Segregation is enforced in all the main spheres of life: land allocation and housing, citizenship rights, education, and employment.
None of this is accidental. It was intended this way to guarantee Israel's future as a Jewish state. Legal groups have identified 57 laws that overtly discriminate between Jewish and Palestinian citizens, with a dozen more heading towards the statute books.
Less visible but just as damaging is the covert discrimination Palestinian citizens face every day when dealing with state institutions, whose administrative practices find their rationale in the entrenchment of Jewish privilege.
This week a report identified precisely this kind of institutional racism when it found that students from the country's Palestinian minority were confronted by a series of 14 obstacles not faced by their Jewish compatriots that contributed to denying them places in higher education.
The wave of popular prejudice and racist violence is no accident either. Paradoxically, it has been unleashed by the increasingly inflammatory rhetoric of rightwing politicians like Netanyahu, whose constant fear-mongering casts Palestinian citizens as disloyal; a fifth column and a demographic threat to the state's Jewishness.
So why if the state is so committed to subjugating and excluding Palestinian citizens, and Netanyahu and his ministers so determined to increase the weight of discriminatory legislation, are they decrying the racism of Superland?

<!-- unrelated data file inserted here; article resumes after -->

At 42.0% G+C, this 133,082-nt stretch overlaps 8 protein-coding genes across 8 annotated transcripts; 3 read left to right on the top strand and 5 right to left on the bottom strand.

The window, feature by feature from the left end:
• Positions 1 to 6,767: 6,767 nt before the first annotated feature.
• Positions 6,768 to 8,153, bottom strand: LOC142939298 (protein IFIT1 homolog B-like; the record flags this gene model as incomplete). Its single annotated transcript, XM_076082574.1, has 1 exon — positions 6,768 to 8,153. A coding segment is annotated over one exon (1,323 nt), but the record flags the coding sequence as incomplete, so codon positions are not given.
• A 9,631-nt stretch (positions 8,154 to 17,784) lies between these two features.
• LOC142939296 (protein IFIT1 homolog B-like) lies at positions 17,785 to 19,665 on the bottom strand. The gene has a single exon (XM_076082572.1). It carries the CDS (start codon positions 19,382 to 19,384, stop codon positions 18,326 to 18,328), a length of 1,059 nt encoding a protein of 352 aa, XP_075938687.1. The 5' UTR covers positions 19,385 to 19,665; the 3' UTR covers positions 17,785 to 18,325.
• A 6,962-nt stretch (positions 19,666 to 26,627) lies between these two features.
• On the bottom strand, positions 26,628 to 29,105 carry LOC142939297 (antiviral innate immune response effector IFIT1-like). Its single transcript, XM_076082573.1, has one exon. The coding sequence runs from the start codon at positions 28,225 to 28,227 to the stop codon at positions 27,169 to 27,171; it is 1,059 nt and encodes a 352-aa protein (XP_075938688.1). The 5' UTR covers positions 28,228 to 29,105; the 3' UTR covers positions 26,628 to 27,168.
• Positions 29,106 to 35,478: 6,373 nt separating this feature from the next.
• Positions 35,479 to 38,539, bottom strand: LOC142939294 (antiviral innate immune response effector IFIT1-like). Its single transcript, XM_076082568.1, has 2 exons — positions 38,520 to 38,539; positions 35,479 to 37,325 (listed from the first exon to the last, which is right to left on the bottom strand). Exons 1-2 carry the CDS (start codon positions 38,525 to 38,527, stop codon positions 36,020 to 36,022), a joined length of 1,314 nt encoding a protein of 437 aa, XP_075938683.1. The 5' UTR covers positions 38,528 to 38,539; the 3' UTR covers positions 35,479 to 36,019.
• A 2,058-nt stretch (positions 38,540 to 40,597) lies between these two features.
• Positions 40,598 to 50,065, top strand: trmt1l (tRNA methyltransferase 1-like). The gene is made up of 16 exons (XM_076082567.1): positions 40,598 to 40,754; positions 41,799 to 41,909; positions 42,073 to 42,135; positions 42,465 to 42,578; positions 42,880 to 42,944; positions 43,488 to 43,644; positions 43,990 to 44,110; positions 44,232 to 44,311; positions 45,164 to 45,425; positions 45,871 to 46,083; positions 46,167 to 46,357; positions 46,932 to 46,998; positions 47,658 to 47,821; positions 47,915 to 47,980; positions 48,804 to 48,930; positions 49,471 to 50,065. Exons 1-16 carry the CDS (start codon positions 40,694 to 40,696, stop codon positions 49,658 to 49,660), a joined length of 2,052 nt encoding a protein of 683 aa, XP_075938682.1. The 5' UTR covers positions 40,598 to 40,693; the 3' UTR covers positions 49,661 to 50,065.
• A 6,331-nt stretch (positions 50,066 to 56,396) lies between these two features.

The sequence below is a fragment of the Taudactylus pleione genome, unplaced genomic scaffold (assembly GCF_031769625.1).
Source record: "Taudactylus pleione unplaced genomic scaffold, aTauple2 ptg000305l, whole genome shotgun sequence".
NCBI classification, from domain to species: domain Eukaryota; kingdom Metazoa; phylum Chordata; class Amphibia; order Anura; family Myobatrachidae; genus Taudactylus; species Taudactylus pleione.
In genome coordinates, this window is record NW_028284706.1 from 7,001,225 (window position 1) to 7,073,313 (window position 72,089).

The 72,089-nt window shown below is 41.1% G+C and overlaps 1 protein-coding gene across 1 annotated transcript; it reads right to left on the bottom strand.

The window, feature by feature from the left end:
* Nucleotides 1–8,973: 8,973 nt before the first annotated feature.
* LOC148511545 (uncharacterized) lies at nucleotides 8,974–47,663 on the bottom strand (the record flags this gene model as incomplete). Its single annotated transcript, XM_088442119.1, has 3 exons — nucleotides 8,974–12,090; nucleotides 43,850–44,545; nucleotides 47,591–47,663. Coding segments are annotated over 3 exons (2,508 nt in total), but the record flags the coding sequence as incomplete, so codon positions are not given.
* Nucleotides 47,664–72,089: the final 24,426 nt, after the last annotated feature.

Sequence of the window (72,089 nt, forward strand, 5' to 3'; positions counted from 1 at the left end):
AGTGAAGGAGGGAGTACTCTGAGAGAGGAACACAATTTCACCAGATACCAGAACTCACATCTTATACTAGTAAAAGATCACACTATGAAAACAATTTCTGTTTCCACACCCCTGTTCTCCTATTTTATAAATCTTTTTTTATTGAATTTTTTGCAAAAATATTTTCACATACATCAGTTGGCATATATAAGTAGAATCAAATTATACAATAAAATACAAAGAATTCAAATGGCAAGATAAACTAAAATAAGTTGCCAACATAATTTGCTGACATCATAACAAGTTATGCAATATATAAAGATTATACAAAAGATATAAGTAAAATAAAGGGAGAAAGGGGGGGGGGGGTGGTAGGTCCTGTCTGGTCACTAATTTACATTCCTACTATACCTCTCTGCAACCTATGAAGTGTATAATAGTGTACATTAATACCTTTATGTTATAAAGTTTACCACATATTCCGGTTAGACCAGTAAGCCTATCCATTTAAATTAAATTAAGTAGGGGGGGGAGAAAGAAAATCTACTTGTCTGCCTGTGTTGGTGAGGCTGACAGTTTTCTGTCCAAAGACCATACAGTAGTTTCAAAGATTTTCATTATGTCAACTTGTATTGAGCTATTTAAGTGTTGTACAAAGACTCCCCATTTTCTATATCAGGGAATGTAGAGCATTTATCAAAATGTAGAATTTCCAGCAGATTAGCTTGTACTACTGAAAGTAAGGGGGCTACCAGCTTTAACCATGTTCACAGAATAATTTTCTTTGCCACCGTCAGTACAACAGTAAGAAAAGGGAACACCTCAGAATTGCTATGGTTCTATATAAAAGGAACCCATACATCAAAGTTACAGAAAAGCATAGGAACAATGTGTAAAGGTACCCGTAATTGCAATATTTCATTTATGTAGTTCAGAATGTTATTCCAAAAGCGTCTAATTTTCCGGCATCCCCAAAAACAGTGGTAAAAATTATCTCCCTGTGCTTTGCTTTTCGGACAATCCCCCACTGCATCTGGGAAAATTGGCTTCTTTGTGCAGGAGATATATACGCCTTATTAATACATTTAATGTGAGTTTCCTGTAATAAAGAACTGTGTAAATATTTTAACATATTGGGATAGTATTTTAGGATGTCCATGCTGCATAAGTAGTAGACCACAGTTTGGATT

To make sense of this, one has to understand how desperately Israel has sought to distinguish itself from apartheid South Africa.
Israel cultivates, as South Africa once did, what scholars term "grand apartheid." This is segregation, largely covert and often justified by security or cultural differences, to ensure that control of resources remains exclusively in the hands of the privileged community.
At the same time, Israel long shied away from what some call South Africa's model of "petty apartheid" -- the overt, symbolic, but far less significant segregation of park benches, buses and toilets.
The avoidance of petty apartheid has been the key to Israel's success in obscuring from the world's view its grand apartheid, most obviously in the occupied territories but also inside Israel itself.
This month South Africa's departing ambassador to Israel, Ismail Coovadia, warned that Israel was a "replication of apartheid." The idea that the world may soon wake up to this comparison deeply unnerves Netanyahu and the right, all the more so as they risk being identified as the party refusing to make concessions towards peace.
The threat posed by what happened at Superland is that such incidents of unofficial and improvised racism may one day unmask the much more sinister and organized campaign of "grand apartheid" that Israel's leaders have overseen for decades.
* A version of this article first appeared in The National, Abu Dhabi.
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